All the concepts related to rotational motion are covered here such as center of mass, moment of inertia, radius of gyration, torque, center of gravity, angular momentum, angular impulse and rotational kinetic energy. Also, learn the two theorems such as parallel axes and perpendicular theorem explained with respect to rotational motion of objects.


Have you ever thought, when we throw a ball above the ground level, why it returns back to the ground. It’s because of gravity. When a ball is thrown above the ground in the opposite direction, a gravitational force acts on it which pulls it downwards and makes it fall. This phenomena is called gravitation.

Newton’s law is explained for gravitational force also. Here we will cover acceleration of the object due to gravity and what are the factors affecting the object due to gravitational force. Learn relation between gravitational field and potential field, Kepler’s law of planetary, weightlessness of objects in absence of gravitation, etc.


Elasticity defines a property of an object that has the ability to regain its original shape after being stretched or compressed. For example, a rubber band has the elastic property because of which it retains its shape whenever we stretch it.

Learn about the deforming force applied on an elastic object and how the stress and strain works on an object. What is a Hooke’s law and how it is applicable for the concept of elasticity. Also, learn the types of modulus of elasticity along with Poisson’s ratio.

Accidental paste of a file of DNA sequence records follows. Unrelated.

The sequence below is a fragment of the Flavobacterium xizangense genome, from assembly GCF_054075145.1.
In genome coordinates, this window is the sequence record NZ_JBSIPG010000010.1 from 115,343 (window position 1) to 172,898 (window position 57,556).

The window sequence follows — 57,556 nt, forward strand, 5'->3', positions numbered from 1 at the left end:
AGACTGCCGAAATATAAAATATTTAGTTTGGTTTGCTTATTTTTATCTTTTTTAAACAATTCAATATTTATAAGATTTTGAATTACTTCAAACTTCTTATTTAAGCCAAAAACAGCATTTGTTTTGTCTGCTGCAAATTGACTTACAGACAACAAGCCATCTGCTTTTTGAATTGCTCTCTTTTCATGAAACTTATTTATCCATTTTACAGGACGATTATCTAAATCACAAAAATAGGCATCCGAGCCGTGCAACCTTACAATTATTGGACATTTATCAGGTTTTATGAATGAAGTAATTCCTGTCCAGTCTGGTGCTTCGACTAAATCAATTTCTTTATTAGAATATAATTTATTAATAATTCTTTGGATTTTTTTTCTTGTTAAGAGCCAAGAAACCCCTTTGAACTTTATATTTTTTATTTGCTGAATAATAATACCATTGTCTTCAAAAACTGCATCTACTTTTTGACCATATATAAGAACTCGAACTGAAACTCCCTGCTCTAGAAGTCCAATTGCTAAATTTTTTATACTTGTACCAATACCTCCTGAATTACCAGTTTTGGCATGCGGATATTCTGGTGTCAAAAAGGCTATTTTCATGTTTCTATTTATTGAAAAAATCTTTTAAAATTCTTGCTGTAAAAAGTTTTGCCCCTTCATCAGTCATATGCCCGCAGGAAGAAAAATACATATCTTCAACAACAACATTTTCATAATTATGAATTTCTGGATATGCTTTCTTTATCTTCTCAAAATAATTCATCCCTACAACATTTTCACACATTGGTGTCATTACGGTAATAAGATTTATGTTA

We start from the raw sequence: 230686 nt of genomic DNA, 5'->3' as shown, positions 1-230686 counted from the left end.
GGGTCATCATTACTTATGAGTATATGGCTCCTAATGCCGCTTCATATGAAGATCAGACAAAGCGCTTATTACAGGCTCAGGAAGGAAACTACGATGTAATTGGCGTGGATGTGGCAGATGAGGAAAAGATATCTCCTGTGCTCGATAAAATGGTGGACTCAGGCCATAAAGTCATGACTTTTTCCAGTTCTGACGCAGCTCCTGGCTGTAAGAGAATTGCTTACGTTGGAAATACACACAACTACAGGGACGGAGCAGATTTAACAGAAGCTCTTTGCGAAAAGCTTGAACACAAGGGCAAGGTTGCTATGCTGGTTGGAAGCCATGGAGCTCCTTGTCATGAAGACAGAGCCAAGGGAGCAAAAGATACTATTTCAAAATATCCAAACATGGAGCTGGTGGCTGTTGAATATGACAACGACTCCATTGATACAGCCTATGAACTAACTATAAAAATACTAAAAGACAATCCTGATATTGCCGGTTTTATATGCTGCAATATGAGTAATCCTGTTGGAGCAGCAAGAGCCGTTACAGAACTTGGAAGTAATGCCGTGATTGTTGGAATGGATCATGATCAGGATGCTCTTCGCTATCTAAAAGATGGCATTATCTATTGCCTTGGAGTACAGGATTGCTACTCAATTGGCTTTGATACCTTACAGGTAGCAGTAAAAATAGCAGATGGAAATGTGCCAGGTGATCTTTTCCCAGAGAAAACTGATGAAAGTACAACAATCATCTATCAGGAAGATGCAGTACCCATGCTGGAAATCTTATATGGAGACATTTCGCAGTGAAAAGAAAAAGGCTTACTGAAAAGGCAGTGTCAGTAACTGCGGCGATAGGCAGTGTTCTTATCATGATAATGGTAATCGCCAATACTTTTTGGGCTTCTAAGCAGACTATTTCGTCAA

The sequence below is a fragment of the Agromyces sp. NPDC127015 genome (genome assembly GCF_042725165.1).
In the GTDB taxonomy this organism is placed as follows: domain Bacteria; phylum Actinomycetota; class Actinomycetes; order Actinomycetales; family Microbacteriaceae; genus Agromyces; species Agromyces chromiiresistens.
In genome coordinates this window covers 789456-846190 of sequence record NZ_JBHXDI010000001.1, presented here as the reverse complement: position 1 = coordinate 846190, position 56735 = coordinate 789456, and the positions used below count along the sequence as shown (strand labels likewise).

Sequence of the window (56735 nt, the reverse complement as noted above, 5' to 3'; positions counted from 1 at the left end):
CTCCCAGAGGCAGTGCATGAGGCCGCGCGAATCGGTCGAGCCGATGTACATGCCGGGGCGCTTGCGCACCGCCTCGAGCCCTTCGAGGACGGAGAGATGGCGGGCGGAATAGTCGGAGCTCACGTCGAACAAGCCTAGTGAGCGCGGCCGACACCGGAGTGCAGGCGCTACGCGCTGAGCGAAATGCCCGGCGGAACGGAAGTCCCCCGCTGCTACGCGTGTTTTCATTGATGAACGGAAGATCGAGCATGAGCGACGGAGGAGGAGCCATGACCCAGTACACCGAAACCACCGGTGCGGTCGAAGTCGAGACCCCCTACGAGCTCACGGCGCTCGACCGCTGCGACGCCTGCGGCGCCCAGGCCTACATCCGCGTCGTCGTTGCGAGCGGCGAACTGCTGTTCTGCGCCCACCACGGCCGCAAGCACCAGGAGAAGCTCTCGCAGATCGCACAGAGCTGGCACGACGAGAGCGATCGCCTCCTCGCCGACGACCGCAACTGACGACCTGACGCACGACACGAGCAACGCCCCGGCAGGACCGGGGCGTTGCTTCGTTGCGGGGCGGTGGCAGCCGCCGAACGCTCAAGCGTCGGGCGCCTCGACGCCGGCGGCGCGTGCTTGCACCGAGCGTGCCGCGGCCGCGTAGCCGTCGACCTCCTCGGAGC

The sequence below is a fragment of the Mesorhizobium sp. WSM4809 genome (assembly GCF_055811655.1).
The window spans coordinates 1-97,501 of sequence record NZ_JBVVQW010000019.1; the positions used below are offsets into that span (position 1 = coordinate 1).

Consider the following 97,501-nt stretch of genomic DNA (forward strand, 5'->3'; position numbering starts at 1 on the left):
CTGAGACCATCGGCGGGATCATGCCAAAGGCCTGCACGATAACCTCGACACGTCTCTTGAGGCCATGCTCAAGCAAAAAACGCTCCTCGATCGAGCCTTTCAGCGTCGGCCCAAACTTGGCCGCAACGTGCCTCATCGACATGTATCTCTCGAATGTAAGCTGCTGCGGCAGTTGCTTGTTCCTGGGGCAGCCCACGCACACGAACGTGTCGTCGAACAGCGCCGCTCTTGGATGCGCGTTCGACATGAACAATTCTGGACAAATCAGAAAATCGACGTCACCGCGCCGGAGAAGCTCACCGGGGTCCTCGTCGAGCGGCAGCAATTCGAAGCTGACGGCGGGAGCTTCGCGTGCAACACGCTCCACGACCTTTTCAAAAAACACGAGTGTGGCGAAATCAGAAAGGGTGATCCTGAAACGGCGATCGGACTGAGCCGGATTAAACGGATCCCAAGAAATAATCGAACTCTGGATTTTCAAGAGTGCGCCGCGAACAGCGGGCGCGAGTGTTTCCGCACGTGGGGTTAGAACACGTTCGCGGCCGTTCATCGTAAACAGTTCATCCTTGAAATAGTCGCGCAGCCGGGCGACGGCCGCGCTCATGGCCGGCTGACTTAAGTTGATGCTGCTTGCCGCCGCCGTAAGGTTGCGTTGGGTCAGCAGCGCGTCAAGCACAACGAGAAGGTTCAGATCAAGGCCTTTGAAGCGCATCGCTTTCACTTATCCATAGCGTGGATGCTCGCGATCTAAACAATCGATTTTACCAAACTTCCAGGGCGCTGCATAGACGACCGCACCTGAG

Hydrostatics is a property of liquid or fluid in mechanics. A fluid is a material which flows at room temperature, because its upper molecule overlaps the inner molecule, which tends to flow the liquid in forward direction. In hydrostatics, we will learn about the condition of fluids when it is in rest or exerted by an external force. Here we will study the fluids in motion.

There will be different laws and principles explaining the motion of the fluid and also in rest state, such as Pascal’s law, Archimedes’ principle, laws of floatation. Also learn the density of a fluid and relativity.


In physics, hydrodynamics of fluid dynamics explains the mechanism of fluid such as flow of liquids and gases. It has a wide range of applications such as evaluating forces and momentum on aircraft, prediction of weather, etc.

Below are the theories and explanations given to explain the motion of fluids. Learn all the sub-topics here by just one click.

Surface Tension

In Physics, the tension of the surface film of a liquid because of the attraction of the surface particles by the bulk of the liquid, which tries to minimize surface area is called surface tension.
When the surface of the liquid is strong enough, then surface tension is applicable. It is strong enough to hold a weight. Like the surface of water can hold droplets at the surface in a ball shape. Because of the property of water, some insects can run on the surface of the water without getting drowned.

Learn the different forces applied on a fluid surface here.

  1. Surface Tension
  2. Adhesive Force
  3. Cohesive Force
  4. Molecular Range
  5. Factors Affecting Surface Tension
  6. Surface Energy
  7. Angle of Contact
  8. Capillarity
  9. Jurin’s Law

Thermometry and Calorimetry

The thermometer is a device used to check the temperature of an object. This branch of measurement of temperature of a substance is called thermometry. It is measured in degrees or fahrenheit, usually.